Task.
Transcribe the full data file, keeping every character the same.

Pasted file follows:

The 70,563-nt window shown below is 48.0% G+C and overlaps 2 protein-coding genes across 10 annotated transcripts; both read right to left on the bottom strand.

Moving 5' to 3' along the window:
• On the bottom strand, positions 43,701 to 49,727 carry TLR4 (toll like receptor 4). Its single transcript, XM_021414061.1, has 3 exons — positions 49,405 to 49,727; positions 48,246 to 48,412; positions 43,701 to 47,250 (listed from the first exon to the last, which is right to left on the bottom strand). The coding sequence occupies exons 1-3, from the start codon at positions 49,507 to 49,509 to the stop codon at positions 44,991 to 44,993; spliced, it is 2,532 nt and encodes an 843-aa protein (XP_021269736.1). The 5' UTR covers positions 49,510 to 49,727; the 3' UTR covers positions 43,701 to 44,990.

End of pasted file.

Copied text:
The 70,563-nt window shown below is 48.0% G+C and overlaps 2 protein-coding genes across 10 annotated transcripts; both read right to left on the bottom strand.

Moving 5' to 3' along the window:
• On the bottom strand, positions 43,701 to 49,727 carry TLR4 (toll like receptor 4). Its single transcript, XM_021414061.1, has 3 exons — positions 49,405 to 49,727; positions 48,246 to 48,412; positions 43,701 to 47,250 (listed from the first exon to the last, which is right to left on the bottom strand). The coding sequence occupies exons 1-3, from the start codon at positions 49,507 to 49,509 to the stop codon at positions 44,991 to 44,993; spliced, it is 2,532 nt and encodes an 843-aa protein (XP_021269736.1). The 5' UTR covers positions 49,510 to 49,727; the 3' UTR covers positions 43,701 to 44,990.